Tag Archives: Rick Porcello

Why Doug Fister Had To Go

Why Doug Fister Had To Go (instead of Rick Porcello):

Before we get into the importance of starting pitching vs having a dominant bullpen in today’s game, let’s look at the core of the Tiger’s starting pitching staff as they will stand at the beginning of next season:

Justin Verlander = 31 years old. Salary = $20 million. He is worth every penny just to stop him from ever pitching for another team. Never slowing down since his debut season when he won the AL Rookie of the Year in 2006 – his MVP and Cy Young award speak for themselves, but one thing he would love to add to his resume is a World Series MVP.

Anibal Sanchez = 30 years old. Salary = $8 million. Apparently learned a few things from being around the guys on the staff as he finished 4th in Cy Young voting after lowering his ERA to a career best 2.57 and his WHIP to a career low 1.154, while tying his career best with 202 strikeouts.

Max Scherzer = 29 years old, but turns 30 in the middle of the season in July.  Salary will increase this year with arbitration to ~$13 million.  Coming off a Cy Young season of his own, he is worth the money to keep and watch how he develops into his 30s.

That’s a core of pitchers that makes any manager happy come playoff time, when every game counts.  Not unrelated is the fact they command over $40 million annually, or about the salary of the whole Miami Marlins team.

Here is the root of the problem: Doug Fister will be 30 when the season starts and Rick Porcello will be 25.  That would mean our top four pitchers are all on the wrong side of 30.

To give that some scale, while Porcello has had some below average years, he has postseason starting experience and has potential to keep improving.  On the other hand, Fister made his MLB debut when he was 25, in one inning of relief during a blowout loss!  While Fister had arguably the best year of his career last year with career highs in strikeouts and wins and has really come into his own as a pitcher, his WHIP has increased each of the last three seasons, reaching a career worst 1.308 last year.

First off, at age 30, like the rest of the Tiger’s expensive core starters, how many years of elite production does he have left?

The Tiger’s didn’t want to ask that question about a fourth pitcher that costs over $5 million.  Instead they calculatingly gambled that Porcello will continue improving through his prime, similarly to how Fister did, while they still have him on contract for only $3 million.

While the Tiger’s infield was just retooled to reduce our crippling defensive deficiency, both Fister and Porcello are groundball pitchers.  The defense will be improved, but it is unreasonable to expect it to become an area of strength for various reasons.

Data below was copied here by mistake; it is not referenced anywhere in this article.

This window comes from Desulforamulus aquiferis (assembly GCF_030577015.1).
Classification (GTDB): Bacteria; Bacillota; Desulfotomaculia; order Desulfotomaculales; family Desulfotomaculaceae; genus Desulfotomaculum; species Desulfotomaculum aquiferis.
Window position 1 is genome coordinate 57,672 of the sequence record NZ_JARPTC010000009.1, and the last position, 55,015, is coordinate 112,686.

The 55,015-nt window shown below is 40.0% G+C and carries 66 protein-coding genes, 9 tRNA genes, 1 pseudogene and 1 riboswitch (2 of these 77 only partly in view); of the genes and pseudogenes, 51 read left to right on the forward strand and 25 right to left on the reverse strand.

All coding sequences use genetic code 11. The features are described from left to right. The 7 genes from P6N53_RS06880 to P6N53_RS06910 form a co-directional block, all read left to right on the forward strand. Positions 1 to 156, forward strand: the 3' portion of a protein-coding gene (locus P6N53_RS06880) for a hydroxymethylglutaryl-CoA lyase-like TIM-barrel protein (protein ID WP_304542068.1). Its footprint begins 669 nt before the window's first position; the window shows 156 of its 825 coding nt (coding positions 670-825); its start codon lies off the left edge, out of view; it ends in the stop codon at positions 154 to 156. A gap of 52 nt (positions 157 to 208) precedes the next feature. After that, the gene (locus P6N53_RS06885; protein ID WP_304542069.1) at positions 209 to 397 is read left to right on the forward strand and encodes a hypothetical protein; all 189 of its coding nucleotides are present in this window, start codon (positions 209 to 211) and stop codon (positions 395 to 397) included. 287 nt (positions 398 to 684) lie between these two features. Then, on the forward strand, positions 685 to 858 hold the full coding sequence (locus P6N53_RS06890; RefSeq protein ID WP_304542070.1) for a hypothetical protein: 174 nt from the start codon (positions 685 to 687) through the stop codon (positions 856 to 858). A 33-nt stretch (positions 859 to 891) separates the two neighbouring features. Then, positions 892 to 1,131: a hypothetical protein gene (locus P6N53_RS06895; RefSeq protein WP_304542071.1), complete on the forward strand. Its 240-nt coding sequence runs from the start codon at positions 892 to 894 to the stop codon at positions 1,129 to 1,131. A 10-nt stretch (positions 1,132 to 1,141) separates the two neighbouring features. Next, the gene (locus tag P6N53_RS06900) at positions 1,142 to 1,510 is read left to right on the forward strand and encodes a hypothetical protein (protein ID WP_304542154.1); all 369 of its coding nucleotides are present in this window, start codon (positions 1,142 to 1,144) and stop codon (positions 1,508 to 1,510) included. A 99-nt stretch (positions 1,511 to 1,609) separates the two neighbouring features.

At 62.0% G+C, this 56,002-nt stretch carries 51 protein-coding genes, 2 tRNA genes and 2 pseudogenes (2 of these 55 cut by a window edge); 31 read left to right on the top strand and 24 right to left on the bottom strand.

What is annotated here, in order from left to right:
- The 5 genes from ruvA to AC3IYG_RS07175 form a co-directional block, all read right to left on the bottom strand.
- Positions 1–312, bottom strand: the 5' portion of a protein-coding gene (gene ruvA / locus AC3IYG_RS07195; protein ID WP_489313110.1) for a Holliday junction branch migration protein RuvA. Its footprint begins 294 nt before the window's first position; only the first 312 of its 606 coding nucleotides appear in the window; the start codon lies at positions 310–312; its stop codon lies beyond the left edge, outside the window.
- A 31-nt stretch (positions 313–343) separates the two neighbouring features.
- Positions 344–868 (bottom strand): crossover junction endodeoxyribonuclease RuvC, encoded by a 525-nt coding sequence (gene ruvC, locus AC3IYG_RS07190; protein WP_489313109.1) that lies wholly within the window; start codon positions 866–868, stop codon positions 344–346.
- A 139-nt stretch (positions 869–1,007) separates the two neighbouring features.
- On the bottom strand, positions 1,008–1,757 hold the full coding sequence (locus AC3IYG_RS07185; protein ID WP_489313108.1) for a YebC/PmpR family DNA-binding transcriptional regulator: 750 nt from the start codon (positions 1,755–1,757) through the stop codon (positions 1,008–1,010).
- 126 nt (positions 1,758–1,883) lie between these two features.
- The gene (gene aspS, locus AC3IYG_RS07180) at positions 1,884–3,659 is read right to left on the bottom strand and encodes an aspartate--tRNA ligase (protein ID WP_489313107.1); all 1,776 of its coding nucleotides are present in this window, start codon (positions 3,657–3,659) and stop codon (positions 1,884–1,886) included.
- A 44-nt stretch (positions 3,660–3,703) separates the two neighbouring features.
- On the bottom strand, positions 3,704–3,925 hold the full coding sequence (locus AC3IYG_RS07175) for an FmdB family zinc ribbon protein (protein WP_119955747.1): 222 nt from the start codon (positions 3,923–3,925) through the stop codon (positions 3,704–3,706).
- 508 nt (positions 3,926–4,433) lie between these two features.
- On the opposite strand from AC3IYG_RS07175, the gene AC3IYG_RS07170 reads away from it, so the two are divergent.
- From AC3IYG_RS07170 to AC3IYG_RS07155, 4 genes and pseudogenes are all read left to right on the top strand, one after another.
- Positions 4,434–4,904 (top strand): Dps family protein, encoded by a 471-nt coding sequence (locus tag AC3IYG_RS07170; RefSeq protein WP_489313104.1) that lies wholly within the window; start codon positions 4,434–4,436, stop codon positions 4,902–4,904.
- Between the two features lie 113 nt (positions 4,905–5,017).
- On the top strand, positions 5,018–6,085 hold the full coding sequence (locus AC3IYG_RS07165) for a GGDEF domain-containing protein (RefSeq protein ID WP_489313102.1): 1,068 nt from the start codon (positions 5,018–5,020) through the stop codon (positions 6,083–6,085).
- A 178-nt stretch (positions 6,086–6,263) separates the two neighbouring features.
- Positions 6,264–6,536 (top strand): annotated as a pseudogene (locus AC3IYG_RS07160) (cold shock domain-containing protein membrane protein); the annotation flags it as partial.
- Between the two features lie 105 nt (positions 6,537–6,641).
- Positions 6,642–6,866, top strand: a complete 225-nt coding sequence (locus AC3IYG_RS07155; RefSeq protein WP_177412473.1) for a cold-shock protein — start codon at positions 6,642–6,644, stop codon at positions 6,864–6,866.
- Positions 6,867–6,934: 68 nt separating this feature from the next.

Miguel Cabrera is moving back to his old position and may not be as sharp as he once was, that is debatable.  Ace shortshop Jose Iglesias and newly-acquired veteran Ian Kinsler will man the middle for years to come, but their chemistry needs to be developed before the results start exceeding expectations.  Especially considering the uncertainty at third base, where Detroit will be installing a new starter at the position for the first time since Cabrera switched positions.

Secondly, the value of starting pitchers only goes so far.  Since the Tigers first reached the World Series again in 2006, teams with stellar relief pitching have won all the World Series titles – whereas the Tiger’s bullpen has been and is still an area of concern.  While starting pitchers eat up innings throughout the year and provide high value, games are rarely won in the first six inning.

Powerhouse Bullpens and World Series Championships:

2006: St. Louis Cardinal’s closer, Jason Isringhausen, is the Cardinals highest paid pitcher.

2007: Boston Red Sox have eight relief pitchers who pitched in 20 or more games that have an ERA less than 4.0 – four of which are near a 2.0 ERA!

2008: Philadelphia Phillies have six relief pitchers with an ERA 3.5 or less who each pitched 40-90 innings.

2009: New York Yankees. Two words. Mariano Rivera.

2010: San Francisco Giants had a loaded bullpen – in addition to All-Stars Brian Wilson and Sergio Romo, this team was boosted in the playoffs by a midseason trade for relievers Ramirez and Lopez, who put up ERAs of 0.67 and 2.34 respectively

2011: St. Louis Cardinals. A midseason trade for Edwin Jackson allows a respected pitcher, Kyle McClellan, to transition to the bullpen filled with solid righties and lefties to allow for situational substituting (righty vs righty, lefty vs lefty).

2012: San Francisco Giants, led by Sergio Romo, has a bullpen with five pitchers under 2.9 ERA.

2013: Boston Red Sox star closer Koji Uehara had a 1.09 ERA while over 12 pitchers clocked 20 or more innings in a true bullpen by committee.

Instead of mimicking the unsuccessful starting pitcher strategy of the post-2008 Philadelphia Phillies, Detroit Tiger’s executive Dave Dombrowski prudently dealt away one of his aging starting pitchers in exchange for two young lefties that provide extra support in the bullpen.  More importantly, he signed All-Star free agent closer Joe Nathan to a two year contract worth $20 million, addressing the main issue.

In the end, the Yankees have proved to us there is never enough money in the budget to guarantee a championship.  All Dombrowski can do is learn from the mistakes of teams in the past, and spend money on positions that have directly hurt the Tigers in the past.  I believe he has done just that.